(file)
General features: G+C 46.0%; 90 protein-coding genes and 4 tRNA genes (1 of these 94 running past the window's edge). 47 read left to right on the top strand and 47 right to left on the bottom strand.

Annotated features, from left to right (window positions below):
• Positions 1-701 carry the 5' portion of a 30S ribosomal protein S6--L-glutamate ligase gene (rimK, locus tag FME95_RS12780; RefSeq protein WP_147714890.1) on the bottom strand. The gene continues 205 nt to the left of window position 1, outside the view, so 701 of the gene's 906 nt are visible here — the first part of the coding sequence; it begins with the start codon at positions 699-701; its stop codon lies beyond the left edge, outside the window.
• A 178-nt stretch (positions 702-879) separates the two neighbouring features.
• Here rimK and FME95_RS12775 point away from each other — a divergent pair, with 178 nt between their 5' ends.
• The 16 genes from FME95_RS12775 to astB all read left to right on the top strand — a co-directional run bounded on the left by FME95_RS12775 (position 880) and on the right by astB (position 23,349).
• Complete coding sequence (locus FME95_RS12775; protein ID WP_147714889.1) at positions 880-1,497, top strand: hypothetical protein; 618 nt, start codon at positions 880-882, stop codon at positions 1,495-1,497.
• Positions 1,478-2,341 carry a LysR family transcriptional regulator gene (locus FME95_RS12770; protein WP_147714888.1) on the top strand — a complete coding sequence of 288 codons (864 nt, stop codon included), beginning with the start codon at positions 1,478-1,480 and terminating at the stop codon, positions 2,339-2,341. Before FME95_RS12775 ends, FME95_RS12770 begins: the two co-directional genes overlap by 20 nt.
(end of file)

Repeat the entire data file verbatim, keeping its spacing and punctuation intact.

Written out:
General features: G+C 46.0%; 90 protein-coding genes and 4 tRNA genes (1 of these 94 running past the window's edge). 47 read left to right on the top strand and 47 right to left on the bottom strand.

Annotated features, from left to right (window positions below):
• Positions 1-701 carry the 5' portion of a 30S ribosomal protein S6--L-glutamate ligase gene (rimK, locus tag FME95_RS12780; RefSeq protein WP_147714890.1) on the bottom strand. The gene continues 205 nt to the left of window position 1, outside the view, so 701 of the gene's 906 nt are visible here — the first part of the coding sequence; it begins with the start codon at positions 699-701; its stop codon lies beyond the left edge, outside the window.
• A 178-nt stretch (positions 702-879) separates the two neighbouring features.
• Here rimK and FME95_RS12775 point away from each other — a divergent pair, with 178 nt between their 5' ends.
• The 16 genes from FME95_RS12775 to astB all read left to right on the top strand — a co-directional run bounded on the left by FME95_RS12775 (position 880) and on the right by astB (position 23,349).
• Complete coding sequence (locus FME95_RS12775; protein ID WP_147714889.1) at positions 880-1,497, top strand: hypothetical protein; 618 nt, start codon at positions 880-882, stop codon at positions 1,495-1,497.
• Positions 1,478-2,341 carry a LysR family transcriptional regulator gene (locus FME95_RS12770; protein WP_147714888.1) on the top strand — a complete coding sequence of 288 codons (864 nt, stop codon included), beginning with the start codon at positions 1,478-1,480 and terminating at the stop codon, positions 2,339-2,341. Before FME95_RS12775 ends, FME95_RS12770 begins: the two co-directional genes overlap by 20 nt.